It’s difficult to admit, but you’ve fallen out of love. Your brand used to give you butterflies in your stomach, but now, you’re wondering if you’d be better off as friends.

Instead of giving up on your brand completely, it might be time for a refresh. A brand refresh will bring back that loving feeling for you and your customers.

What to Expect During a Brand Refresh

A brand refresh is an opportunity to change your messaging and the emotional appeal you make to your customers. The refresh should also incorporate the changes your business has made since the brand was originally built.

This process can seem overwhelming. You will have to change marketing materials, and you might need to redesign your logo and other graphics. Even your social media channels will be impacted.

While it seems like a lot to handle, you can make the process simple with the right amount of preparation.

Related: 5 Things You Need for Your First Design Meeting

1. Have a Specific Goal in Mind

Define your brand’s priorities and values, and then use that information to set your goals. What do you want your brand to look like after the refresh? What do you hope to accomplish? Use SMART goal setting (specific, measurable, achievable, relevant, and time-bound) to give your company honest expectations and hopes for the process.

2. Know What You Like and Don’t Like About Your Current Branding

You’ve worked hard to create your current brand identity, and you do not want to start from scratch during the refresh. Identify the aspects of the identity that you like, so you can incorporate them into your new branding.

At the same time, it’s also important to understand what you don’t like. If you are unhappy with an aspect of your branding – logo design, tagline, brand colors, in-store signage, personality – you need to leave it on the cutting room floor during the refresh. At the very least, that aspect needs to be updated to reflect your current goals.

Related: What Your Graphic Designers Need to Hit the Mark

3. Identify Your Brand’s Story

Storytelling is a huge part of the branding process. The most successful brands know how to tell stories. Even if your business is relatively new, you can talk about how your company was founded, you can spotlight employees, and talk about your mission or vision for the future. Find a way to incorporate our unique voice into your brand refresh.

4. Conduct Market Research

Analyze the market and competitors to ensure your new branding will be a hit with your buyer personas. Look at design elements and messaging so your refresh will be on point. The idea is to pull even more target customers in with the refresh, and research can help with that.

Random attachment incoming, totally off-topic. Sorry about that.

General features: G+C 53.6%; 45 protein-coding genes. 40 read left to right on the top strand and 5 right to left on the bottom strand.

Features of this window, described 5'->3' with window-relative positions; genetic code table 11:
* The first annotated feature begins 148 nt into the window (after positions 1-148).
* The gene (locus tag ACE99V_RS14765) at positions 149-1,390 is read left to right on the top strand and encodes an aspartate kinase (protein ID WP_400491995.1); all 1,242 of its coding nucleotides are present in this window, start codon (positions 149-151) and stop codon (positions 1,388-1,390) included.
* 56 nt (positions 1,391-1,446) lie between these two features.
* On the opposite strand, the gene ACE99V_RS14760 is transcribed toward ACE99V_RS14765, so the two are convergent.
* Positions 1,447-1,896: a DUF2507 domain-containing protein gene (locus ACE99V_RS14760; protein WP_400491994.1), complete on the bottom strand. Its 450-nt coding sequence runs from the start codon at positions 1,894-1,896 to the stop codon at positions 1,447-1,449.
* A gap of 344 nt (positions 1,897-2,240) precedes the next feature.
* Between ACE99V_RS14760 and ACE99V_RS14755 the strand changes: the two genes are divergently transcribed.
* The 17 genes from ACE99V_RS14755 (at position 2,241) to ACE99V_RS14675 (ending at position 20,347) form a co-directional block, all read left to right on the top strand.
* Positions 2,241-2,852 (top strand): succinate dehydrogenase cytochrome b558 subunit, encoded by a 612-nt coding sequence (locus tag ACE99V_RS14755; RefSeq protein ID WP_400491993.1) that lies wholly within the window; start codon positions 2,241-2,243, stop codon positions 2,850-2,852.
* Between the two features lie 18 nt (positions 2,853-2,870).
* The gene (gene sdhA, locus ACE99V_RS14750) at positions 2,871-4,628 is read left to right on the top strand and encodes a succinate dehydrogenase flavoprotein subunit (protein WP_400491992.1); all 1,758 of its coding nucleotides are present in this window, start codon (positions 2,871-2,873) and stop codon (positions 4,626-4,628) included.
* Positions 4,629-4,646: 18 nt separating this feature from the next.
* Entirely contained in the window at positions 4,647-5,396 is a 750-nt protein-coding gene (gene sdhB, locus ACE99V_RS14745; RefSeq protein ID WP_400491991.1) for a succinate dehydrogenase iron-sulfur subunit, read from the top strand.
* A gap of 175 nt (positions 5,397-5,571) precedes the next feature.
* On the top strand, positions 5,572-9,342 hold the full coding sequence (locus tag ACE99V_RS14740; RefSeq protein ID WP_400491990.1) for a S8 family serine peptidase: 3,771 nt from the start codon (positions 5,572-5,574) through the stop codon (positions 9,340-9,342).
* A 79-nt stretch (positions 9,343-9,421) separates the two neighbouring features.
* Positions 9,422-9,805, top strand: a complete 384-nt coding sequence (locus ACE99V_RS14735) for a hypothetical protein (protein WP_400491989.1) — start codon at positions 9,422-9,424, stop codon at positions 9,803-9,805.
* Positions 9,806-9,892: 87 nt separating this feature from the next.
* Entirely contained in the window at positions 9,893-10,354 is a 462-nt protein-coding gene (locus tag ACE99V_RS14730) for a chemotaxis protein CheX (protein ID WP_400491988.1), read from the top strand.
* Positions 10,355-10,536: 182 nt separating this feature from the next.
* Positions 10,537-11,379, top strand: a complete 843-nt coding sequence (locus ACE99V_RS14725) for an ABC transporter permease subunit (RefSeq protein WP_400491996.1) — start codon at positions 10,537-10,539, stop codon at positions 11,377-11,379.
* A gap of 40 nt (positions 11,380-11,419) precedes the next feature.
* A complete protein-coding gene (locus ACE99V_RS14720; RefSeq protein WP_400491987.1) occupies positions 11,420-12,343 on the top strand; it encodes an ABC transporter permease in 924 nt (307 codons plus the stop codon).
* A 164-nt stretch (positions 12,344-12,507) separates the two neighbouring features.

5. Maintain a Consistent Message

A brand refresh is an excellent time to make changes, but don’t change the focus of the brand too much. Your brand messaging needs to stay consistent at its core, even though you can adopt some key changes. If you have a large customer base, don’t make radical changes that could put off your customers.

Related: How to Write a Creative Brief Your Designer Will Love

Don’t Be Afraid of Change

Many brands are afraid of a refresh because they fear change. Change can be frightening, but it can also be beneficial. If your brand is feeling a bit stale, analyze the issue and come up with fun and creative ways to give it a much-needed spark.

If you’re not sure exactly how to get started, that’s OK. The creative and marketing experts at Ironmark can help you evaluate what is and isn’t working for your brand and make recommendations for the future. Drop us a line today to see where your new branding can take you!


Written by Lynne Kingsley

Lynne Kingsley oversees the digital marketing client services team as well as the marketing strategy division for the company. Since joining the company in 2016, she has increased Ironmark’s digital presence by over 700%, establishing a new lead generation mechanism for the sales team. A certified inbound marketing professional and HubSpot agency partner, Kingsley has been helping companies transform their marketing function into fully diverse and streamlined growth engines since 2003. With agency and client-side work under her belt, Kingsley’s strategic experience spans both the B2B and B2C sectors. Prior to joining the Ironmark team, she served as in-house marketing director for several non-profit organizations. Kingsley is an honors graduate of the S. I. Newhouse School of Public Communication at Syracuse University.
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